bore on

In our lecture hall in the physics department, there’s a bowling ball, spray painted yellow, connected to a twenty foot long cable and attached to the ceiling. Left to its own, it would remain suspended, the cable vertical and taut, another three feet between the sphere and the earth. A little nudge and it will swing back and forth and potentially kill someone who walks in through an inopportune door at the inopportune moment. Mostly, we pull it against the wall where it is tied and locked out of the way.

My new standard, I’ve decided, is that any lecture given in that room should be at least as exciting as the motionless bowling ball. Too often I’m disappointed*. Today, in particular, I wished the bowling ball might spring to life and increase the liveliness of the presentation, but as it was it already offered more enthusiasm in its motionless state than this week’s speaker. I looked over at one point and noticed that the seminar’s organizer, the introducer of our speaker, was himself falling asleep.

In general, I find physics seminars to be a good source of great, though obscure, band names. The “Minkowski Metrics,” I think, would be a great punk rock group. Today, I started making a long list of these, made mostly out of terms and phrases that might make sense to someone, but are actually very lazy ways of trying to portray an idea. These include:

  • potential energy surface
  • coalescence kick
  • canonical molecular orbital
  • of a certain stoichiometry
  • imaginary frequency
  • cleave those parents
  • molecular children
  • natural atomic orbital matrix
  • vertical detachment energies
  • perturbation theory

I began making a game out of writing down phrases that were filled with meaning but utterly inadequate at portraying it. I understand several of these phrases, but they still strike me as ridiculous, just words that stand in to make for quick code between colleagues but do close to nothing to evoke an image of electrons ferociously buzzing about the tight corners around and ridiculous possibilities between chemical bonds. “Perturbation theory” always seems like something that siblings test out on one another by poking each other; “canonical molecular orbital” evokes a cult’s ritual; “molecular children” are what must be left behind and in need of adoption after their parents have been “cleaved”.

The truth is that the science here is actually way more interesting than the stupid associations I make and note on my sketch book. It’s too bad we don’t always portray it as such. And, it didn’t help that the topic of today’s seminar was on “boron,” which, of course, I kept writing in my notes as “bore on” to entertain myself just enough to not fall asleep myself.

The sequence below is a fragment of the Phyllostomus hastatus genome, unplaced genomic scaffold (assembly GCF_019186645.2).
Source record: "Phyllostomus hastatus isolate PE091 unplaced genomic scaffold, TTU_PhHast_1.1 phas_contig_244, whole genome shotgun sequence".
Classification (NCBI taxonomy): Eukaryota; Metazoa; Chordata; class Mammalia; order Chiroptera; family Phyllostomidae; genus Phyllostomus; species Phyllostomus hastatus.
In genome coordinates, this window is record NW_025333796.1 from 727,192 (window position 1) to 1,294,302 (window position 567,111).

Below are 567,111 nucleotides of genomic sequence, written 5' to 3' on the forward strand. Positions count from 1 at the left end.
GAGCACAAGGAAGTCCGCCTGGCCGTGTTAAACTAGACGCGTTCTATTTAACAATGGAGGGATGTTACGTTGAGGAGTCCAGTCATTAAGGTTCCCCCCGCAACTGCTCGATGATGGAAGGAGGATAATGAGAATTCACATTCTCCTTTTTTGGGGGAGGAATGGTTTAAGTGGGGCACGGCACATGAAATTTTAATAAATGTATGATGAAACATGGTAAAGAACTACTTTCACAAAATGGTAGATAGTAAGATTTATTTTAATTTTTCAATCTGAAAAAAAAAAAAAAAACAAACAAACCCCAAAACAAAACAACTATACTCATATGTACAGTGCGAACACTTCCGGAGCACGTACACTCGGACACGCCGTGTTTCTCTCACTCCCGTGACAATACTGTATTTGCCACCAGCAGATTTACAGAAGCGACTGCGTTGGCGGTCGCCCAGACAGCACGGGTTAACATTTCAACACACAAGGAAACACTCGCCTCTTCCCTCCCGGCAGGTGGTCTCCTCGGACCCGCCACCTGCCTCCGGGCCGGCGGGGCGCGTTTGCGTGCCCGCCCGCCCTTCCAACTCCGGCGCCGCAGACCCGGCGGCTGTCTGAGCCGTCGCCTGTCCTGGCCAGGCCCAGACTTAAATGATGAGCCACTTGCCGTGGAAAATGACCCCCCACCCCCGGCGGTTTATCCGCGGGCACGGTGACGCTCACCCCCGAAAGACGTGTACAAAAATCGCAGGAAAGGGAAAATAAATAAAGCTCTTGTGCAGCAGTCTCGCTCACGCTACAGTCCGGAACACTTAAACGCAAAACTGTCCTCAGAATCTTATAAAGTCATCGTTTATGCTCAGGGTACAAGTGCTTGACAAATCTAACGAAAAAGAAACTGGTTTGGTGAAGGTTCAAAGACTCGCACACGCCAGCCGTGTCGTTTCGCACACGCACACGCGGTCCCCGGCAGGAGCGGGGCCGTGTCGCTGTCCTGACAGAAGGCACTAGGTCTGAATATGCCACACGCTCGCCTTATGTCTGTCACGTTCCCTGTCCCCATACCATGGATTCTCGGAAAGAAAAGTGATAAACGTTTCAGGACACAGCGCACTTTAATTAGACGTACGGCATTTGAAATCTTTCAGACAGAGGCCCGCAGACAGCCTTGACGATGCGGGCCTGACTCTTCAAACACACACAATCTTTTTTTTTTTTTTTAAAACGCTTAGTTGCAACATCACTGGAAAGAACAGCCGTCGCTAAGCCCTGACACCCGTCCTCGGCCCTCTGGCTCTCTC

*I should clarify that this isn’t true most of the time, and it’s almost never true when people from my own department are giving the talk. This is a decidedly rare feature of my department, and this may be what biases me to insist on something that actually conveys some outward enthusiasm.


2 thoughts on “bore on

  1. My comment is simply meant to capture a fleeting thought for my own future use. Would it be revealing to ask science teachers, scientists, or educators to describe their views of learning using a scientific analogy? The interview prompt would begin by inviting the participant to describe a recent situation where a student or group was struggling to understand a scientific concept. Or ask him/her to identify an important science idea that is consistently a challenge for students to master. “As you think about that struggle – for them to learn and for you to educate – can you describe that situation using a scientific metaphor?” On multiple and unrelated occasions, I’ve heard educators analogize activation energy as a fair representation of learning: helping students learn requires applying enough effort to push their thinking over the hump []. I wonder what other metaphors might be invoked and what those could reveal.

  2. I’m glad to see that my writing space is a good scratchpad for your fleeting thoughts.

    I also think that this would be interesting as a prompt, and now I’m tempted to ask my methods students to evoke their own metaphors. Do ideas evolve or make leaps across energy levels; is learning a physical or chemical change; is it appropriate to suggest a “learning cycle” just as we suggest a “water cycle”?

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